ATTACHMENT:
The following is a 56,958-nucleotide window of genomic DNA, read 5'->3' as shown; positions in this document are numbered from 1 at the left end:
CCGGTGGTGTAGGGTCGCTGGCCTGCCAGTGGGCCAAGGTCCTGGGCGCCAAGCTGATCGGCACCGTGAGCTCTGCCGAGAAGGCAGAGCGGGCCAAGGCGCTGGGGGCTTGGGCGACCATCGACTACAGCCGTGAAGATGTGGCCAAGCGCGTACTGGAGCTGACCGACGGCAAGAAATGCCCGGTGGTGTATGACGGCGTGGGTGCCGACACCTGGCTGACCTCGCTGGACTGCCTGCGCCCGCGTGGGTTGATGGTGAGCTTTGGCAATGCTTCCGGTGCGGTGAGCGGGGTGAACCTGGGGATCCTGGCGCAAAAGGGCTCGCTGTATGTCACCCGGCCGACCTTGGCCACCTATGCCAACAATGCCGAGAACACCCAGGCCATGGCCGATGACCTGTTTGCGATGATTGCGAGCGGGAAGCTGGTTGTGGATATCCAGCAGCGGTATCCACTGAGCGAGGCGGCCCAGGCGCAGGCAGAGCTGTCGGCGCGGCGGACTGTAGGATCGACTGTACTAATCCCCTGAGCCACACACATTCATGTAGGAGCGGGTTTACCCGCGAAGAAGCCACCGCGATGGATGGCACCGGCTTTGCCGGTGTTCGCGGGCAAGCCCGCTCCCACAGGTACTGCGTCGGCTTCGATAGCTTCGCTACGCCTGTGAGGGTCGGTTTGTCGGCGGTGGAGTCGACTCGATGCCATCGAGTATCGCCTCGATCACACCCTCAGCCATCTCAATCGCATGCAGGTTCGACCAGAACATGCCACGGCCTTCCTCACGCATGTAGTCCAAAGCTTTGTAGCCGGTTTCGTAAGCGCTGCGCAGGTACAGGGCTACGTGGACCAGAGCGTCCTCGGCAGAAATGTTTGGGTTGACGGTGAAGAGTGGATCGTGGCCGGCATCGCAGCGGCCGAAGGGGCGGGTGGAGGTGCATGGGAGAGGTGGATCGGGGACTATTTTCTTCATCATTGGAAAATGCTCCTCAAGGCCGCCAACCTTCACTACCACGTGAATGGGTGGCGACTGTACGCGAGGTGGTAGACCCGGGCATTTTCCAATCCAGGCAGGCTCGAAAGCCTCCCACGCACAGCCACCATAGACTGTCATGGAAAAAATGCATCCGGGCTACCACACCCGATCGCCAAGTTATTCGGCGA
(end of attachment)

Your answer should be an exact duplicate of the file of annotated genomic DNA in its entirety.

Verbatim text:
The following is a 56,958-nucleotide window of genomic DNA, read 5'->3' as shown; positions in this document are numbered from 1 at the left end:
CCGGTGGTGTAGGGTCGCTGGCCTGCCAGTGGGCCAAGGTCCTGGGCGCCAAGCTGATCGGCACCGTGAGCTCTGCCGAGAAGGCAGAGCGGGCCAAGGCGCTGGGGGCTTGGGCGACCATCGACTACAGCCGTGAAGATGTGGCCAAGCGCGTACTGGAGCTGACCGACGGCAAGAAATGCCCGGTGGTGTATGACGGCGTGGGTGCCGACACCTGGCTGACCTCGCTGGACTGCCTGCGCCCGCGTGGGTTGATGGTGAGCTTTGGCAATGCTTCCGGTGCGGTGAGCGGGGTGAACCTGGGGATCCTGGCGCAAAAGGGCTCGCTGTATGTCACCCGGCCGACCTTGGCCACCTATGCCAACAATGCCGAGAACACCCAGGCCATGGCCGATGACCTGTTTGCGATGATTGCGAGCGGGAAGCTGGTTGTGGATATCCAGCAGCGGTATCCACTGAGCGAGGCGGCCCAGGCGCAGGCAGAGCTGTCGGCGCGGCGGACTGTAGGATCGACTGTACTAATCCCCTGAGCCACACACATTCATGTAGGAGCGGGTTTACCCGCGAAGAAGCCACCGCGATGGATGGCACCGGCTTTGCCGGTGTTCGCGGGCAAGCCCGCTCCCACAGGTACTGCGTCGGCTTCGATAGCTTCGCTACGCCTGTGAGGGTCGGTTTGTCGGCGGTGGAGTCGACTCGATGCCATCGAGTATCGCCTCGATCACACCCTCAGCCATCTCAATCGCATGCAGGTTCGACCAGAACATGCCACGGCCTTCCTCACGCATGTAGTCCAAAGCTTTGTAGCCGGTTTCGTAAGCGCTGCGCAGGTACAGGGCTACGTGGACCAGAGCGTCCTCGGCAGAAATGTTTGGGTTGACGGTGAAGAGTGGATCGTGGCCGGCATCGCAGCGGCCGAAGGGGCGGGTGGAGGTGCATGGGAGAGGTGGATCGGGGACTATTTTCTTCATCATTGGAAAATGCTCCTCAAGGCCGCCAACCTTCACTACCACGTGAATGGGTGGCGACTGTACGCGAGGTGGTAGACCCGGGCATTTTCCAATCCAGGCAGGCTCGAAAGCCTCCCACGCACAGCCACCATAGACTGTCATGGAAAAAATGCATCCGGGCTACCACACCCGATCGCCAAGTTATTCGGCGA